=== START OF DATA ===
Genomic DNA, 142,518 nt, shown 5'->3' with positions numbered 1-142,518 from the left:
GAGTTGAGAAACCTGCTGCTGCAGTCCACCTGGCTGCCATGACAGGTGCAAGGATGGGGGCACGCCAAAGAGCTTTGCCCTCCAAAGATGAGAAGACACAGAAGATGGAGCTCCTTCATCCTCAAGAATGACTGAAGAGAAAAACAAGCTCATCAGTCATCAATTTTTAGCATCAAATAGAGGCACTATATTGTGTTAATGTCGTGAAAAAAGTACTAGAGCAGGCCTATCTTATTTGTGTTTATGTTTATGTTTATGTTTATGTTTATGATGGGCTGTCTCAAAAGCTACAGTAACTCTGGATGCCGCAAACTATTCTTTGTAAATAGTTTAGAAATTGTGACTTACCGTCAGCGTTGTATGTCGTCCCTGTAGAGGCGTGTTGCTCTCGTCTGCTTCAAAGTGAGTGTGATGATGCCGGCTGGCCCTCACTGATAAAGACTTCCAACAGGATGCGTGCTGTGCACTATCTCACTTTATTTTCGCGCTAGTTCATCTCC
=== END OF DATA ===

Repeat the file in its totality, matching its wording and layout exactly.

Genomic DNA, 142,518 nt, shown 5'->3' with positions numbered 1-142,518 from the left:
GAGTTGAGAAACCTGCTGCTGCAGTCCACCTGGCTGCCATGACAGGTGCAAGGATGGGGGCACGCCAAAGAGCTTTGCCCTCCAAAGATGAGAAGACACAGAAGATGGAGCTCCTTCATCCTCAAGAATGACTGAAGAGAAAAACAAGCTCATCAGTCATCAATTTTTAGCATCAAATAGAGGCACTATATTGTGTTAATGTCGTGAAAAAAGTACTAGAGCAGGCCTATCTTATTTGTGTTTATGTTTATGTTTATGTTTATGTTTATGATGGGCTGTCTCAAAAGCTACAGTAACTCTGGATGCCGCAAACTATTCTTTGTAAATAGTTTAGAAATTGTGACTTACCGTCAGCGTTGTATGTCGTCCCTGTAGAGGCGTGTTGCTCTCGTCTGCTTCAAAGTGAGTGTGATGATGCCGGCTGGCCCTCACTGATAAAGACTTCCAACAGGATGCGTGCTGTGCACTATCTCACTTTATTTTCGCGCTAGTTCATCTCC